The major concern generated from this study is the measurable reduction in contrast sensitivity identified in both groups. Historically, it was problematic how to interpret these results; however, now consensus supports that a significant loss in contrast sensitivity does represent a meaningful change in overall visual function.21 Using data from recent studies we can conclude that in the diabetic macular edema group in this study there was an average reduction of 0.34 contrast sensitivity Log units, which is equivalent to 17 ETDRS letters or more than 3 lines of acuity.22 Although a lower average amount of contrast sensitivity reduction was seen in the RVO arm, there was a 0.15 contrast sensitivity Log unit reduction which is equivalent to 7.5 ETDRS letters or 1.5 lines of acuity. This can have an impact on task performance and quality of life.23,24
There are many studies that confirm the independence of changes in VA and contrast sensitivity1,2 in retinal diseases and glaucoma. Evidence that VA and contrast sensitivity are affected differently in different medical retinal diseases during anti- VEGF therapy25 indicates the need to assess both to fully understand a patient’s functional level as it relates to activities of daily living such as driving at the time of stability of retinal thickness. As clinicians, the findings of this study should prompt questions about how we advise patients regarding their level of function and the potential limitations and restrictions they should place on their own activities. We found that while patients had improvements in their VA from their first office visit, they still suffered lasting impairments in contrast sensitivity which can have major consequences in common activities like driving at night or in poor weather. Recent research has tried to quantify the real-world risks of impaired contrast sensitivity and visual function, as it specifically relates to driving, which may guide professionals when advising patients.11 However, without wide scale testing and specific enforceable restrictions in place, we must still rely on patients exercising their best judgment when undertaking continued or resumption of driving. Questions arise as to what shared risk do physicians have in caring for these patients that still decide to drive?
There are many questions that remain, such as if ganglion cell loss is responsible for the decrease in contrast sensitivity then will the amount of GC loss act as a predictor for the amount of improvement that may occur following treatment? Will earlier intervention, in cases of diabetic retinopathy and diabetic macular edema delay, reduce, or prevent loss of GCL and therefore preserve contrast sensitivity? What modality would be best to apply contrast sensitivity testing in a non-academic setting to evaluate loss? How far are we away from setting contrast sensitivity levels for licensed activities? Is there a staged approach to developing contrast sensitivity thresholds and their implementation? Ultimately, could a license with limitations be the solution to concerns in relation to contrast sensitivity and road safety, with research and health promotion toward prevention techniques and restoration of contrast sensitivity vision being the primary goal?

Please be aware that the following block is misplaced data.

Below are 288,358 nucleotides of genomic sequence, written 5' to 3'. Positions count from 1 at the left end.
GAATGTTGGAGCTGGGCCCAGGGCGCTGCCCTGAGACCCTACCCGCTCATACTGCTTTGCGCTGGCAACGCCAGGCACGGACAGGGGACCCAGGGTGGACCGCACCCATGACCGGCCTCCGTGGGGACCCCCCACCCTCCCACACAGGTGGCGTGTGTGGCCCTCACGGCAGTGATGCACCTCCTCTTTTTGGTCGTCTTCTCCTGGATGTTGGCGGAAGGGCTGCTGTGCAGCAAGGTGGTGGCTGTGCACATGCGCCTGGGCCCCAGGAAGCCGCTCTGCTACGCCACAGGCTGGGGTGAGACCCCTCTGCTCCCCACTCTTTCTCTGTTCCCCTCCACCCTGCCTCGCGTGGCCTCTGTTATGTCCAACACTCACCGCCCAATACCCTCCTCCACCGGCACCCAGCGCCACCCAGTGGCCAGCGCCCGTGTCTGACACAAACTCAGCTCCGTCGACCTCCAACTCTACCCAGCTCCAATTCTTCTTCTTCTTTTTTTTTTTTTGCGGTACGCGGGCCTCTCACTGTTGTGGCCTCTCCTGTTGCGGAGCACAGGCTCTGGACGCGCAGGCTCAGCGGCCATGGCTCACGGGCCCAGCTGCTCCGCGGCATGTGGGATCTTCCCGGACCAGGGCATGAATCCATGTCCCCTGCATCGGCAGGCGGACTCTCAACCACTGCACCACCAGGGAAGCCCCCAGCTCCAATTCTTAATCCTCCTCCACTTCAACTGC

Gathering more information about contrast vision is hindered by the fact that most practitioners do not measure contrast vision because it does not provide actionable information for clinical decisions. This, however, may be a vicious circle; if it is not measured, its clinical significance cannot be assessed. In this study we found that the Camblobs was an easy test to administer, patient friendly, with the results comparable to the Pelli-Robson. Several studies have suggested that low contrast function losses may be a more sensitive detector of early disease than high contrast letter chart losses.11 The results of this study are limited by the small sample size retrospective nature and limited follow-up duration. There was also a limited variety of contrast sensitivity testing conditions and modalities, including only photopic and not mesopic or scotopic lighting and a static image size in both Pelli-Robson and CamBlobs. The normative data base for both the Pelli-Robson and CamBolbs that were used are limited in the higher age bracket and more work will be required to adjust for reduction in contrast sensitivity associated with age alone.26 It may be helpful to incorporate contrast sensitivity testing as an end point in large scale studies to assess visual functional results such as determining in DR if earlier intervention would have any effect in preserving contrast sensitivity before manifest diabetic macular edema.
Dr Martin Ten Hove, Claudia Enderlein BHSc. Dr John Robson PhD, Precision Vision (www.Precision-Vision.com) provided the CamBlobs contrast sensitivity charts.
CamBlobs charts have now been superseded by a new version SpotChecksTM.
The authors report no conflicts of interest in this work.